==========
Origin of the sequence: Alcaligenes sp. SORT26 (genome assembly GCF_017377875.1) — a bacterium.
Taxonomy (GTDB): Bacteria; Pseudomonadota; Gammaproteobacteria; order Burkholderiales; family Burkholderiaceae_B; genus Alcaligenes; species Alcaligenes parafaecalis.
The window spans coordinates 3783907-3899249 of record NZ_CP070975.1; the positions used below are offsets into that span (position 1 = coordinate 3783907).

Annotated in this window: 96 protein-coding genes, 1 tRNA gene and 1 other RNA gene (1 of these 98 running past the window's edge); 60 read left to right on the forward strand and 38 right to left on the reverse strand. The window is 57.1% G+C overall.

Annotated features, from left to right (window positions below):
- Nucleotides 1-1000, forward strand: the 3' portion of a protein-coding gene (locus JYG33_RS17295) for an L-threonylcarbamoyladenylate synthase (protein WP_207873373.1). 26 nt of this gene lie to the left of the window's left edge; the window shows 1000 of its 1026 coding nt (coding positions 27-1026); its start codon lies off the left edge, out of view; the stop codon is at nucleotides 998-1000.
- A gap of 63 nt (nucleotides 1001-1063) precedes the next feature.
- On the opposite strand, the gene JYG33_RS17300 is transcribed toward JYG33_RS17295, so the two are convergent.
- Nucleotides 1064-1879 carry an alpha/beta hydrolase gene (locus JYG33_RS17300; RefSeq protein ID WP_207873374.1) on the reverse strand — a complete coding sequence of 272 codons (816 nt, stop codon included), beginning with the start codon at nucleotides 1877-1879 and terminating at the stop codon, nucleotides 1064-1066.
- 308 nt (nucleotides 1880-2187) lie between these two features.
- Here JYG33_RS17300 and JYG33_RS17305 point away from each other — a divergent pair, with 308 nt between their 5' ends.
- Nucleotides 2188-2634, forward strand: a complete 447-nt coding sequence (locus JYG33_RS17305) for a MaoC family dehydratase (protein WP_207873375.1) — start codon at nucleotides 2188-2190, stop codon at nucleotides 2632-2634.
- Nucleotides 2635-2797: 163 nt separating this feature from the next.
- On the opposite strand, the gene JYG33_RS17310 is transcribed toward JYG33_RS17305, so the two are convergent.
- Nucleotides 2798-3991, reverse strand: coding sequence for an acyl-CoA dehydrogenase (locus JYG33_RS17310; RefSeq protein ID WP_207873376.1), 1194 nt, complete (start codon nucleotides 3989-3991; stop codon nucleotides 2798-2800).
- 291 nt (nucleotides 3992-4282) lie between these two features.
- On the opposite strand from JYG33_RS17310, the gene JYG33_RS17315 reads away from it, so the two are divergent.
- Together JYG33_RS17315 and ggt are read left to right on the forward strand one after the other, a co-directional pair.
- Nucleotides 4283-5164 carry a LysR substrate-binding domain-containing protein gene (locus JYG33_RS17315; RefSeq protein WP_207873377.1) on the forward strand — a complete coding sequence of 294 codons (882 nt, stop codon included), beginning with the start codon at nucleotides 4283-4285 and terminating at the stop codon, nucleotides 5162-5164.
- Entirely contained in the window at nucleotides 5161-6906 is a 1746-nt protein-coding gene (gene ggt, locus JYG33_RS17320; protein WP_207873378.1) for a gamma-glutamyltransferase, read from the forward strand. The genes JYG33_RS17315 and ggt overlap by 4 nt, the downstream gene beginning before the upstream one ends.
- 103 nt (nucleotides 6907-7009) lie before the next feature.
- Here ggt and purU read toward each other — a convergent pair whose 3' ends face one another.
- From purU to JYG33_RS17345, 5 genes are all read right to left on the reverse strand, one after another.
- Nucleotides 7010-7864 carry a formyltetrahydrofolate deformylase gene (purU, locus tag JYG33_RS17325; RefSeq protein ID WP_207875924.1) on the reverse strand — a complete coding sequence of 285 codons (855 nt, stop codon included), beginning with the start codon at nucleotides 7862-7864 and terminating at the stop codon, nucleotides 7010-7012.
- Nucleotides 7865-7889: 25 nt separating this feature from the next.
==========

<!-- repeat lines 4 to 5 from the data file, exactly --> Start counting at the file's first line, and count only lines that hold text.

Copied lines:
Annotated in this window: 96 protein-coding genes, 1 tRNA gene and 1 other RNA gene (1 of these 98 running past the window's edge); 60 read left to right on the forward strand and 38 right to left on the reverse strand. The window is 57.1% G+C overall.

Annotated features, from left to right (window positions below):